Open Source is Like Water (Part 1)

By Timothy R. Butler | Posted at 5:23 PM

Earlier today I was sitting at a restaurant with my fiancé (who I refer to as Wife 2.0 Release Candidate 1 to my technically inclined friends) and she asked me what was in the bag that I had brought home with me from work today. I told her that it is the latest distribution of SuSE Linux that I had purchased at CompUSA.

She looked thoughtful for a moment, and asked me (intelligently, I might add), “But I thought that Linux is free?” to which I replied “Yes, it is.”.

This begged the question: “Then why did you have to purchase it?”

I thought about the question for a moment, and reflected back on all of the things that I have read: RMS declaring that English doesn't represent the word “free” properly, to all of the tag lines that I have read over the years from distribution makers. None of these would have helped her understand why I spent money on something that is supposed to be free. It also would not have made me look any smarter, since I, well, just spent money on something that is supposed to be free!

It was about this time that the waitress brought us our glasses of water and asked for our dinner orders. I looked at the water for a second, and it suddenly became very clear to me what I needed to say.

After placing our orders, I watched the waitress rush to the kitchen. Then I began an explanation of what Linux, and more generally, Open Source Software really is. I will reiterate the explanation here, in the present tense, as speaking in the past tense is giving me a headache.

Open Source (and “free”) software is like water. You can get it for free from any stream, although you have to get to the stream with something to carry the water in. For the last few decades, corporations with only greed to guide them have polluted our water supplies. You can still go to a mountain stream and get cool, clear and clean water, but who has the time? Linux, in this water analogy, comes from such a stream. The water is pure. Since the stream is not very easy to reach, some companies have undertaken the arduous task of bottling the water for public consumption. In Linux terms, these are called “distributions.”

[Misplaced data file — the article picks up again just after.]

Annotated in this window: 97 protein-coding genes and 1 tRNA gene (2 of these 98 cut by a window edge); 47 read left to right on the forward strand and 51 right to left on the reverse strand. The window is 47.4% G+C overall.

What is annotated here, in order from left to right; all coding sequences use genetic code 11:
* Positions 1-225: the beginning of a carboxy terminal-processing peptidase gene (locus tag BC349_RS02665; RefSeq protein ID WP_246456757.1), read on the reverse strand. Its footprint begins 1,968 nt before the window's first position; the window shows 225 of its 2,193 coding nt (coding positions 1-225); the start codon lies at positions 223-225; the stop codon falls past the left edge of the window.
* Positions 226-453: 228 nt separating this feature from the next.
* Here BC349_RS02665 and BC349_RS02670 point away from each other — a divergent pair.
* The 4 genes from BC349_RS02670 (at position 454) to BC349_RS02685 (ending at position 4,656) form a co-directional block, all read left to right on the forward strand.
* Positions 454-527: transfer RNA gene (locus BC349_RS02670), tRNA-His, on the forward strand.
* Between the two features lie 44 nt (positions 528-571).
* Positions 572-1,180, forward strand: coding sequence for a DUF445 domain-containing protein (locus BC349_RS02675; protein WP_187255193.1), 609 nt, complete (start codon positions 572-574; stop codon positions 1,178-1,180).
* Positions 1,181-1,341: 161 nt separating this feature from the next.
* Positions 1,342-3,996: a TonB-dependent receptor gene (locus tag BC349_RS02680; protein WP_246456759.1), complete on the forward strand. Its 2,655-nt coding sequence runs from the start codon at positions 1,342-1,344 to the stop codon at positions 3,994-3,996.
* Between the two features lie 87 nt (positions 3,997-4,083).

So even though I can go out and download several gigabytes of data and assemble all of the bytes into a working operating system on my home server, I prefer to buy the bottle, err… distribution, from the store shelf, knowing that someone else has taken a lot of time to put all of those billions of bytes into a known working order for me already. It is nice to know that I will not have to worry about dropped ftp connections causing corrupted files, or spend my time actually assembling all of those bytes into what may not be the right order when I'm done.

Steven R. Hatfield is associate editor of Open for Business. Steven is also an IT worker at a large financial company. You can contact him at